John Swinton, Chief Editor of the NY Times, says in a Speech, “The Business of Journalists is to Destroy the Truth…We Are Tools… of Rich Men Behind the Scenes.”

There is no such thing, at this date of the world’s history in America, as an independent press. You know it and I know it. There is not one of you who dare to write your honest opinions, and if you did, you know beforehand that it would never appear in print. I am paid weekly for keeping my honest opinion out of the paper I am connected with. Others of you are paid similar salaries for similar things, and any of you who would be so foolish as to write honest opinions would be out on the street looking for another job. If I allowed my honest opinions to appear in one issue of my’ paper, before twenty-four hours my occupation would be gone. The business of the journalist is to destroy the truth; to lie outright; to pervert; to vilify; to fawn at the feet of mammon, and to sell his country and his race for his daily bread. You know it and I know it and what folly is this toasting an independent press? We are the tools and vassals of rich men behind the scenes. We are the jumping jacks, they pull the strings and we dance. Our talents, our possibilities, and our lives are all the property of other men. We are intellectual prostitutes.” -John Swinton, former chief of staff, The New York Times, in a 1953 speech before the New York Press Club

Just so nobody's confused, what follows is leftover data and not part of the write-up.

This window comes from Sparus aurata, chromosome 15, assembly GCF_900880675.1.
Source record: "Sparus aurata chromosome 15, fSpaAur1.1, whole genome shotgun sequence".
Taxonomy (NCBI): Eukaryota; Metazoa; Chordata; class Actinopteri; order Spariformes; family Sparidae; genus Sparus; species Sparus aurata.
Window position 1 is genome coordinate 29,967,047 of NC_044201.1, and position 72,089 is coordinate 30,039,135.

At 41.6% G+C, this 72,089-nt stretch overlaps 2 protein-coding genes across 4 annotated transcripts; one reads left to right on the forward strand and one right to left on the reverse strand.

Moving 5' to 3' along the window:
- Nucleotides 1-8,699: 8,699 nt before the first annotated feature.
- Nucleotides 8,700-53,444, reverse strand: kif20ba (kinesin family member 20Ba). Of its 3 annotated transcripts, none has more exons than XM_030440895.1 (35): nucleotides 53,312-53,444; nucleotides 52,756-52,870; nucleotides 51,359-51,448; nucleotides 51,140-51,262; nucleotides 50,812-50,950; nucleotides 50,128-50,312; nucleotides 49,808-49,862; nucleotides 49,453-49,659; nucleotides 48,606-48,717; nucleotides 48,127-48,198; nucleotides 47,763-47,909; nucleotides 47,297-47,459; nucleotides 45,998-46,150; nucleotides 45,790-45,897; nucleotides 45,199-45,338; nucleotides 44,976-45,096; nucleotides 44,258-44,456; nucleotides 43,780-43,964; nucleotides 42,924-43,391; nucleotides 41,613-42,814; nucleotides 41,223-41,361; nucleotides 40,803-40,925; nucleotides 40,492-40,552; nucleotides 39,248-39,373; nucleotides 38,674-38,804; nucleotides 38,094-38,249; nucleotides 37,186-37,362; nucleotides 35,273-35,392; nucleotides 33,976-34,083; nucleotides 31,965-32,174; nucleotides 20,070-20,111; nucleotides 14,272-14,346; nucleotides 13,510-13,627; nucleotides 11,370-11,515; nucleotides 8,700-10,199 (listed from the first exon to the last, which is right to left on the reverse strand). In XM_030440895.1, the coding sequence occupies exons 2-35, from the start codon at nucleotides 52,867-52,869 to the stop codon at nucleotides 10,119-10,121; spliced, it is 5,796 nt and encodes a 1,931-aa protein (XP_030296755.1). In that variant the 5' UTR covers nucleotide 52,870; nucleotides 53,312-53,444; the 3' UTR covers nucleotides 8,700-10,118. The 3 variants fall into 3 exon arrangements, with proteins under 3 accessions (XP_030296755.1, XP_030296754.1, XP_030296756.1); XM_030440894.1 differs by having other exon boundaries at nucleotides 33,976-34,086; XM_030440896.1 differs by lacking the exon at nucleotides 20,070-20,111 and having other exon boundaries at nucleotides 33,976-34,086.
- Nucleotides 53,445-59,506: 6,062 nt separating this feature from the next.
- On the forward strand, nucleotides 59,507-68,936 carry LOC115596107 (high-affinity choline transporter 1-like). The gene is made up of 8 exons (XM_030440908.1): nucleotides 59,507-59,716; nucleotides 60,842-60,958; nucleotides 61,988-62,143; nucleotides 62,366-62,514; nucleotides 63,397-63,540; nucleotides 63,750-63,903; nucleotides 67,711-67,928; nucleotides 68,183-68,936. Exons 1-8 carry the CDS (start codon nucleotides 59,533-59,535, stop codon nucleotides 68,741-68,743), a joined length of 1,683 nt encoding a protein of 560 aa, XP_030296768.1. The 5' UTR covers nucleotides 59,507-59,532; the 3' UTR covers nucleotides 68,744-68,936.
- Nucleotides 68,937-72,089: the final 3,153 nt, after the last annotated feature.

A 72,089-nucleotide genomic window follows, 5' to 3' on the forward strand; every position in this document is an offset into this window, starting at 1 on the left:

In its January 1943 issue the bimonthly American Notes & Queries wrote “It is more than likely that John Swinton’s statement that “there is no such thing in America as an independent press….” was made at the “Journalists’ Gathering” in the rooms of the Twilight Club in the Mills Building, New York City, on April 12, 1883. The subject of Swinton’s talk was “Some Things an Editor Dare Not Discuss.” Swinton at the time was chief of the editorial staff of Charles A. Dana’s New York Sun.”

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